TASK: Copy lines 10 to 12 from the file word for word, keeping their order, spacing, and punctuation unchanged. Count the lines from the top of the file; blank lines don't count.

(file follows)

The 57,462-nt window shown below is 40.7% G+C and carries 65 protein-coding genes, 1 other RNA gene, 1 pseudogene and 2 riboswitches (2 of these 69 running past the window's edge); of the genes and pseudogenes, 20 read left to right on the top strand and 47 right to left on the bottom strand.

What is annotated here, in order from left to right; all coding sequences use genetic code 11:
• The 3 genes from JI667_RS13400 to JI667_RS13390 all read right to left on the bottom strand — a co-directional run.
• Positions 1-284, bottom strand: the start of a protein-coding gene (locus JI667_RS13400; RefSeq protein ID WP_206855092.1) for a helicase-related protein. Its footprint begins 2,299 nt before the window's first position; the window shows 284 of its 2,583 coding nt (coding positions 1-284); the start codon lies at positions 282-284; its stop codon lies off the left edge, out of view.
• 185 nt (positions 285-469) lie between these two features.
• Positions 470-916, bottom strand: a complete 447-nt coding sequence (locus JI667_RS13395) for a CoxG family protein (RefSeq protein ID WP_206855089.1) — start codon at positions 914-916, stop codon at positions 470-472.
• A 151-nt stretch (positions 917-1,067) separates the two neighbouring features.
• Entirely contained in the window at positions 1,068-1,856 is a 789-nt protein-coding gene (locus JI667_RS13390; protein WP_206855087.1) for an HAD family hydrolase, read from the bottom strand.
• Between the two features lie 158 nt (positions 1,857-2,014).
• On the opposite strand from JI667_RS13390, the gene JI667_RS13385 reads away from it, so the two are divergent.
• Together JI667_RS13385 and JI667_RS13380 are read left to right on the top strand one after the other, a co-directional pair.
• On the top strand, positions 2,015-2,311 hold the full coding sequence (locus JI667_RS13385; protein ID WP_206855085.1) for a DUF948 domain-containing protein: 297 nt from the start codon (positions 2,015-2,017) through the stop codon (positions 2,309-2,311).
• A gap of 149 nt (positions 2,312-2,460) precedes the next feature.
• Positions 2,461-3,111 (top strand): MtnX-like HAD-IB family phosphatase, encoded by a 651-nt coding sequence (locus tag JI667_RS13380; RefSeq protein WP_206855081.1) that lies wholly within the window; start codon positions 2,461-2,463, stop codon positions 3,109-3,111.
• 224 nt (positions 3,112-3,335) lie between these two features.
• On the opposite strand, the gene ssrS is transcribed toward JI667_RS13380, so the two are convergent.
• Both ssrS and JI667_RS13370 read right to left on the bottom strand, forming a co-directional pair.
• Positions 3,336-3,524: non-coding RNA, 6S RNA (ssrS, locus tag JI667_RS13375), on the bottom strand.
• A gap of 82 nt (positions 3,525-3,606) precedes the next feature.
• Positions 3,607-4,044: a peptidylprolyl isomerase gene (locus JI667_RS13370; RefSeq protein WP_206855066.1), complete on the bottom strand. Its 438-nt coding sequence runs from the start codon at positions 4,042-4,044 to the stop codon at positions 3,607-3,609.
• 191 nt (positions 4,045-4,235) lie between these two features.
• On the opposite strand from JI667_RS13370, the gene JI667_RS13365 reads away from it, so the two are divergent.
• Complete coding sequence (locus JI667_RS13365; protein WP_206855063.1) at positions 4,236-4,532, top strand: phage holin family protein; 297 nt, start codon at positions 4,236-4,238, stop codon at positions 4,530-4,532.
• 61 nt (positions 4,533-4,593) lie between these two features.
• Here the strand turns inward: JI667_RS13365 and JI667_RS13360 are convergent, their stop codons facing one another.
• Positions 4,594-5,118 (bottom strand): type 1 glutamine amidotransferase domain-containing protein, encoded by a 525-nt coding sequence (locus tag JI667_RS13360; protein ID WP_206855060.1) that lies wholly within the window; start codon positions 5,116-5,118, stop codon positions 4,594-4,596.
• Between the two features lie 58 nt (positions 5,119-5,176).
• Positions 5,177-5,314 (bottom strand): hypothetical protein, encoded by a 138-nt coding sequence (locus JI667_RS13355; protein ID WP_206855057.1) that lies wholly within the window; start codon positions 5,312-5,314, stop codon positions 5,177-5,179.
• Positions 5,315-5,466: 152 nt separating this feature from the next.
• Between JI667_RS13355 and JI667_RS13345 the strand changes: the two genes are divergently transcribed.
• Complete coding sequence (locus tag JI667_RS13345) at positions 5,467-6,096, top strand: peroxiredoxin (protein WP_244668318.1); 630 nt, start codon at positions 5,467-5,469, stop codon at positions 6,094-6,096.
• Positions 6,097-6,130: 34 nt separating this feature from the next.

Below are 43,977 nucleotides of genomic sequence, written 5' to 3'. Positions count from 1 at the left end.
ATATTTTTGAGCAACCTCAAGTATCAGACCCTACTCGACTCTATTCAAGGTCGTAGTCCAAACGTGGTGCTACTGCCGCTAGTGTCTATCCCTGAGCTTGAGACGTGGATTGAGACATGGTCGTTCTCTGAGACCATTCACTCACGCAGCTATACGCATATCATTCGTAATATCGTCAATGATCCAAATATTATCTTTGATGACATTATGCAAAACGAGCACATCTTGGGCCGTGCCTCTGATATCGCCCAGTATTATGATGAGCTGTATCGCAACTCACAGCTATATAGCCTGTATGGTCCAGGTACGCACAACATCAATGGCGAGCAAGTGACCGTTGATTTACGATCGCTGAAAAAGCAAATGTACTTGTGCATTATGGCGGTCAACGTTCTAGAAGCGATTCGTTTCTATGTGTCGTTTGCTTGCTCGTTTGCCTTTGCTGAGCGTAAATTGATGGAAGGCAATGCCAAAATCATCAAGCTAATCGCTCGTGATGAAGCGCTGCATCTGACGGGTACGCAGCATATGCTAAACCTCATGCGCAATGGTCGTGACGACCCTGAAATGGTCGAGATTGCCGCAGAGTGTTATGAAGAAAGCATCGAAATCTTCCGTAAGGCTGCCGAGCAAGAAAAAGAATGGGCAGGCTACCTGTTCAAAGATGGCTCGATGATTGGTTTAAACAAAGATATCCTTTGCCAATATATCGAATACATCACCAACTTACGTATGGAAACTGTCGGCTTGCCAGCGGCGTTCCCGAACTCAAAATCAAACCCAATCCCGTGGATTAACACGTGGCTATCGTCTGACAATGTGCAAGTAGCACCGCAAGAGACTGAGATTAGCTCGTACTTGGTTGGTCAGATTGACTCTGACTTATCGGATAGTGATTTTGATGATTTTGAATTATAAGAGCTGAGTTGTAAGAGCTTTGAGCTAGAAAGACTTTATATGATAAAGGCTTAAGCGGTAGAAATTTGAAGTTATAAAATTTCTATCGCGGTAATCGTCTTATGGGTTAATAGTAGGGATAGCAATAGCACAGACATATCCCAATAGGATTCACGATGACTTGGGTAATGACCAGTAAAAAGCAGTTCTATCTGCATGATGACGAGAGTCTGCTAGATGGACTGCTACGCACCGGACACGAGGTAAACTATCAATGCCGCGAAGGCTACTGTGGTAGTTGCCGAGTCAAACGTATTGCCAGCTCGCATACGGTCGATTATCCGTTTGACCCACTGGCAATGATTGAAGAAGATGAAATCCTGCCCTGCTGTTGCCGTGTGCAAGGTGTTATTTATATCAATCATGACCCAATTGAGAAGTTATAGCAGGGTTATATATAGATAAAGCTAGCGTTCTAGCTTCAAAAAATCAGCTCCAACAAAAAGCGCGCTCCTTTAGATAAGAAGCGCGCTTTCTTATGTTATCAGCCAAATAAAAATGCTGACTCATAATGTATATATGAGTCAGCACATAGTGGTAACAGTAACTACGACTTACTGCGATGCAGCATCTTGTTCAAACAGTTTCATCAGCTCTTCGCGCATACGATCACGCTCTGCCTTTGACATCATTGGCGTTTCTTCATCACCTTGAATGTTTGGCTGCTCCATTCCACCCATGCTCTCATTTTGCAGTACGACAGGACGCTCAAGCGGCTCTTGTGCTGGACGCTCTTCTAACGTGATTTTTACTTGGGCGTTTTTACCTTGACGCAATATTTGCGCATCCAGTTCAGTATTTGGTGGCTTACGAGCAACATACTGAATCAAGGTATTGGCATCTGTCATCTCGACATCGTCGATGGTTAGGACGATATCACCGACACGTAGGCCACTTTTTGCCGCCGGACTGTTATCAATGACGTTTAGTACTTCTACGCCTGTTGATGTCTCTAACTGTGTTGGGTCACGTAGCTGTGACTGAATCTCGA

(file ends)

• On the opposite strand from JI667_RS13390, the gene JI667_RS13385 reads away from it, so the two are divergent.
• Together JI667_RS13385 and JI667_RS13380 are read left to right on the top strand one after the other, a co-directional pair.
• On the top strand, positions 2,015-2,311 hold the full coding sequence (locus JI667_RS13385; protein ID WP_206855085.1) for a DUF948 domain-containing protein: 297 nt from the start codon (positions 2,015-2,017) through the stop codon (positions 2,309-2,311).